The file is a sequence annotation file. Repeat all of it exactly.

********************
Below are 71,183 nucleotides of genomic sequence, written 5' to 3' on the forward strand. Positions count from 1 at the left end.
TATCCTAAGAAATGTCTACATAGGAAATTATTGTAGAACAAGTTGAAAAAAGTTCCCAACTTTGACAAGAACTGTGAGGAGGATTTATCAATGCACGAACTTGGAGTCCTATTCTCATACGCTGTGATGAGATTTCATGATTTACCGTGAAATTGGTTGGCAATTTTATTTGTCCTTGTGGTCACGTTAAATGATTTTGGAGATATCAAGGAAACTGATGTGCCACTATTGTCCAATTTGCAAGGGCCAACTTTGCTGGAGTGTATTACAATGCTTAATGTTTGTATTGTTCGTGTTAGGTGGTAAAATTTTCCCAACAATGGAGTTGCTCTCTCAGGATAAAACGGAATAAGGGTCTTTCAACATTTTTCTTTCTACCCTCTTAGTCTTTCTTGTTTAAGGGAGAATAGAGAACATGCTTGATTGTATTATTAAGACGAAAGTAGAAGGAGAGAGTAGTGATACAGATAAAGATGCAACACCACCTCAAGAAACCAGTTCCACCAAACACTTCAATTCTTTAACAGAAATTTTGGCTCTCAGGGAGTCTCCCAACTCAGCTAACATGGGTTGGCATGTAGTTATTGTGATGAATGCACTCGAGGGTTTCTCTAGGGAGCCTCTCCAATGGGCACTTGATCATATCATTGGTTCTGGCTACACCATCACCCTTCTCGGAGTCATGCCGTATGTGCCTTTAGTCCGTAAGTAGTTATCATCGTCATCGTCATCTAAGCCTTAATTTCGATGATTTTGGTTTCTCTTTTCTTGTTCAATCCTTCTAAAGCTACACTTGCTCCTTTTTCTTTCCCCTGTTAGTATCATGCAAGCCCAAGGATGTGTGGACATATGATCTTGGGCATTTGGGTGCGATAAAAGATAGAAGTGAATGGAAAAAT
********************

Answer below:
Below are 71,183 nucleotides of genomic sequence, written 5' to 3' on the forward strand. Positions count from 1 at the left end.
TATCCTAAGAAATGTCTACATAGGAAATTATTGTAGAACAAGTTGAAAAAAGTTCCCAACTTTGACAAGAACTGTGAGGAGGATTTATCAATGCACGAACTTGGAGTCCTATTCTCATACGCTGTGATGAGATTTCATGATTTACCGTGAAATTGGTTGGCAATTTTATTTGTCCTTGTGGTCACGTTAAATGATTTTGGAGATATCAAGGAAACTGATGTGCCACTATTGTCCAATTTGCAAGGGCCAACTTTGCTGGAGTGTATTACAATGCTTAATGTTTGTATTGTTCGTGTTAGGTGGTAAAATTTTCCCAACAATGGAGTTGCTCTCTCAGGATAAAACGGAATAAGGGTCTTTCAACATTTTTCTTTCTACCCTCTTAGTCTTTCTTGTTTAAGGGAGAATAGAGAACATGCTTGATTGTATTATTAAGACGAAAGTAGAAGGAGAGAGTAGTGATACAGATAAAGATGCAACACCACCTCAAGAAACCAGTTCCACCAAACACTTCAATTCTTTAACAGAAATTTTGGCTCTCAGGGAGTCTCCCAACTCAGCTAACATGGGTTGGCATGTAGTTATTGTGATGAATGCACTCGAGGGTTTCTCTAGGGAGCCTCTCCAATGGGCACTTGATCATATCATTGGTTCTGGCTACACCATCACCCTTCTCGGAGTCATGCCGTATGTGCCTTTAGTCCGTAAGTAGTTATCATCGTCATCGTCATCTAAGCCTTAATTTCGATGATTTTGGTTTCTCTTTTCTTGTTCAATCCTTCTAAAGCTACACTTGCTCCTTTTTCTTTCCCCTGTTAGTATCATGCAAGCCCAAGGATGTGTGGACATATGATCTTGGGCATTTGGGTGCGATAAAAGATAGAAGTGAATGGAAAAAT